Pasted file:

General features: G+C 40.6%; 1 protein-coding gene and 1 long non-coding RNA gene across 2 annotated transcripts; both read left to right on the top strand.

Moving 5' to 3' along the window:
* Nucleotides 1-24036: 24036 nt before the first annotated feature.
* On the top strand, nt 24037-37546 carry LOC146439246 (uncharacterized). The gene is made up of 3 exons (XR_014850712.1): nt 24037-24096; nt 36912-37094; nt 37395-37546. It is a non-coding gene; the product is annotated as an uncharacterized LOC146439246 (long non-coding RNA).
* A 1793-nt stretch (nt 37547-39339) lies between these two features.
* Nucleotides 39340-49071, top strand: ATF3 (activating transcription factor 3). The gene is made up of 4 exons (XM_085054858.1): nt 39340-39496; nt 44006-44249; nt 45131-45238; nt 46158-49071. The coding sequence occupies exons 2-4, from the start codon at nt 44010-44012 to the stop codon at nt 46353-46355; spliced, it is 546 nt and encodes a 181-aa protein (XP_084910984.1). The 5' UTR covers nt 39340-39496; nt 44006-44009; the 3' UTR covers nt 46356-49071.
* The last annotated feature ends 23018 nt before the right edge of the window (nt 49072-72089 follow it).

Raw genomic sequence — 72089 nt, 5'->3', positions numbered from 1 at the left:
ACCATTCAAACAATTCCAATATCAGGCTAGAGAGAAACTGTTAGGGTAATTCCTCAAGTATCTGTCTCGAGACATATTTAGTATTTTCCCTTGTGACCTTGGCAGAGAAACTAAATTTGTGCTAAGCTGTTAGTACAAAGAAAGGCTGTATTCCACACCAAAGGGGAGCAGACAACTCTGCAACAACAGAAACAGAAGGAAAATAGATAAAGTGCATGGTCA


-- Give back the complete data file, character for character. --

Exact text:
General features: G+C 40.6%; 1 protein-coding gene and 1 long non-coding RNA gene across 2 annotated transcripts; both read left to right on the top strand.

Moving 5' to 3' along the window:
* Nucleotides 1-24036: 24036 nt before the first annotated feature.
* On the top strand, nt 24037-37546 carry LOC146439246 (uncharacterized). The gene is made up of 3 exons (XR_014850712.1): nt 24037-24096; nt 36912-37094; nt 37395-37546. It is a non-coding gene; the product is annotated as an uncharacterized LOC146439246 (long non-coding RNA).
* A 1793-nt stretch (nt 37547-39339) lies between these two features.
* Nucleotides 39340-49071, top strand: ATF3 (activating transcription factor 3). The gene is made up of 4 exons (XM_085054858.1): nt 39340-39496; nt 44006-44249; nt 45131-45238; nt 46158-49071. The coding sequence occupies exons 2-4, from the start codon at nt 44010-44012 to the stop codon at nt 46353-46355; spliced, it is 546 nt and encodes a 181-aa protein (XP_084910984.1). The 5' UTR covers nt 39340-39496; nt 44006-44009; the 3' UTR covers nt 46356-49071.
* The last annotated feature ends 23018 nt before the right edge of the window (nt 49072-72089 follow it).

Raw genomic sequence — 72089 nt, 5'->3', positions numbered from 1 at the left:
ACCATTCAAACAATTCCAATATCAGGCTAGAGAGAAACTGTTAGGGTAATTCCTCAAGTATCTGTCTCGAGACATATTTAGTATTTTCCCTTGTGACCTTGGCAGAGAAACTAAATTTGTGCTAAGCTGTTAGTACAAAGAAAGGCTGTATTCCACACCAAAGGGGAGCAGACAACTCTGCAACAACAGAAACAGAAGGAAAATAGATAAAGTGCATGGTCA